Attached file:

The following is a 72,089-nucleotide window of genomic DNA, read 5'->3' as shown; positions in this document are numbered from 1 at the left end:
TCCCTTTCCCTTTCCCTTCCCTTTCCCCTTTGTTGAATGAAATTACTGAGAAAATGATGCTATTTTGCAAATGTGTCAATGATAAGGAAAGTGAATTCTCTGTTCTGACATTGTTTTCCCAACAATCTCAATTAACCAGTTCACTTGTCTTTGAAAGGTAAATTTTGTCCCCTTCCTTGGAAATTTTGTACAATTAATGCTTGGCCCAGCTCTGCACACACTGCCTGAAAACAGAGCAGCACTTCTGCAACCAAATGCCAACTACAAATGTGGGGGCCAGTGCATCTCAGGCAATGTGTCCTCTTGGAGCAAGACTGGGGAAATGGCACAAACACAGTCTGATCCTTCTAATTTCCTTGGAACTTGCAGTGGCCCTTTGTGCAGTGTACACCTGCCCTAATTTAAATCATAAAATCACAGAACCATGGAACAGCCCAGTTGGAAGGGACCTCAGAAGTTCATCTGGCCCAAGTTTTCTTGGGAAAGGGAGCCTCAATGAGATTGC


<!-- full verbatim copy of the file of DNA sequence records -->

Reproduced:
The following is a 72,089-nucleotide window of genomic DNA, read 5'->3' as shown; positions in this document are numbered from 1 at the left end:
TCCCTTTCCCTTTCCCTTCCCTTTCCCCTTTGTTGAATGAAATTACTGAGAAAATGATGCTATTTTGCAAATGTGTCAATGATAAGGAAAGTGAATTCTCTGTTCTGACATTGTTTTCCCAACAATCTCAATTAACCAGTTCACTTGTCTTTGAAAGGTAAATTTTGTCCCCTTCCTTGGAAATTTTGTACAATTAATGCTTGGCCCAGCTCTGCACACACTGCCTGAAAACAGAGCAGCACTTCTGCAACCAAATGCCAACTACAAATGTGGGGGCCAGTGCATCTCAGGCAATGTGTCCTCTTGGAGCAAGACTGGGGAAATGGCACAAACACAGTCTGATCCTTCTAATTTCCTTGGAACTTGCAGTGGCCCTTTGTGCAGTGTACACCTGCCCTAATTTAAATCATAAAATCACAGAACCATGGAACAGCCCAGTTGGAAGGGACCTCAGAAGTTCATCTGGCCCAAGTTTTCTTGGGAAAGGGAGCCTCAATGAGATTGC